“ Historic temple in Vientiane, Laos. „
Wat Si Saket, Vientiane, Laos
Adress: Cnr Th. Lan Xang and Th. Setthathirat
Admission price: about 35p (2000kip for locals and 500kip for foreigners)
Opening times : 8am - noon then 1pm -4pm
While we were in Vientiane we visited several temples and after a while despite the fact they are all really beautiful you do begin to get 'templed out'. This temple does stand out from the others because of its age and the sheer number of Buddha statues within the temple.
This is in fact the oldest temple in Vientiane built in 1818 by Chao Anuvong, the last king of the Lan Xang Kingdom, in 1818.It was built in the Thai style as at this time Laos was a vassal of Siam. Fortunately the temple was spared in the ransacking which took place during the Thai invasion of Vientiane around 1828 when many other temples and older buildings were destroyed. According to stories it is said that the Thai invaders were so impressed with the beauty of this building and that is the reason they left it alone.
Wat Si Saket was as I said built in the Thai style with a surrounding terrace and an ornate five-tiered roof which is different from the tradition Lao style. Maybe this was what saved it from destruction when the Thai army sacked Vientiane. It is said that the invading army used this beautiful place as their Headquarters and living quarters during their attack.
The temple is home to the head of the Lao sangha, the Buddhist order of monks in Laos but it also houses a museum and we were told that within the temple we would find well over 6480 Buddha images dating back to the 18th century and some even earlier.
As we entered this temple complex the thing that struck me was that it did look old. It was not bright and shiny with lots of gold but rather it looked varying colours of brown with sort of light terracotta coloured pillars holding up the beautiful tiled sort of flying roof. When walking around within the complex you can have your shoes on but once you enter any of the buildings then you need to remove your shoes and leave them outside.
Wat Si Saket looks old and the centralism or ordination hall stands in the middle of a walled sort of cloister. As you walk around this cloister area the inside walls are full of small niches and in each of these little holes sit a Buddha statue. Apparently they are about 2000 in all and some are made of silver while others are clay but they date back to the 18th and 19th century. Not being a Buddha statue expert, to me they looked pretty similar to the many other images we had seen on the stalls outside but I am sure someone with more interest and expertise would be impressed.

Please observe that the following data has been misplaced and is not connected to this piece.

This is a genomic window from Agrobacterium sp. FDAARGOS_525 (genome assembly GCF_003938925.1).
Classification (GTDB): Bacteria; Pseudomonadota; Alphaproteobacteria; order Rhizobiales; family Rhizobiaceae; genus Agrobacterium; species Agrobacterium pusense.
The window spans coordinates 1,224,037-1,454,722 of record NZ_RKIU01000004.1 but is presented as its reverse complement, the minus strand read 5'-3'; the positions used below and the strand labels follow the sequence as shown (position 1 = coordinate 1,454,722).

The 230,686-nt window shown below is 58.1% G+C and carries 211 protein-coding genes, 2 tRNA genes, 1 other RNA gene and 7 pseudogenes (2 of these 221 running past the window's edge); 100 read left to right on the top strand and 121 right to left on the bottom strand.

As well as the Buddha images in the holes in the wall there were long shelves below these niches with another 300 Lao-style Buddha images and these were made of wood, stone and bronze. Many of them were draped with gold cloth across their shoulder and bodies but I am not sure why this was. Apparently Buddha usually wears a garment over his left shoulder with the fabric in stylized folds and a bare right shoulder. When you look at Buddhist monks the novices had a bare shoulder too. Also when we were giving offerings to the monks in Luang Prabang we had to wear a scarf or similar over our left should and across our body. It must be the way Buddha wore his wrap I guess.
On the western side of the cloister you can see evidence of the Siamese/Thai attack on Vientiane as there is a pile of broken Buddha images left as a reminder of how lucky it was that the temple was saved the same fate. When I asked our guide why the Thais had destroyed the Buddhist temples seeing as they are also Buddhist he explained that the temples in Laos were the centre of the community and so by destroying the temples they broke up the community spirit as well. Many of the Buddha images in this temple were brought from the other temples that were destroyed at this time which is why there are so many I think.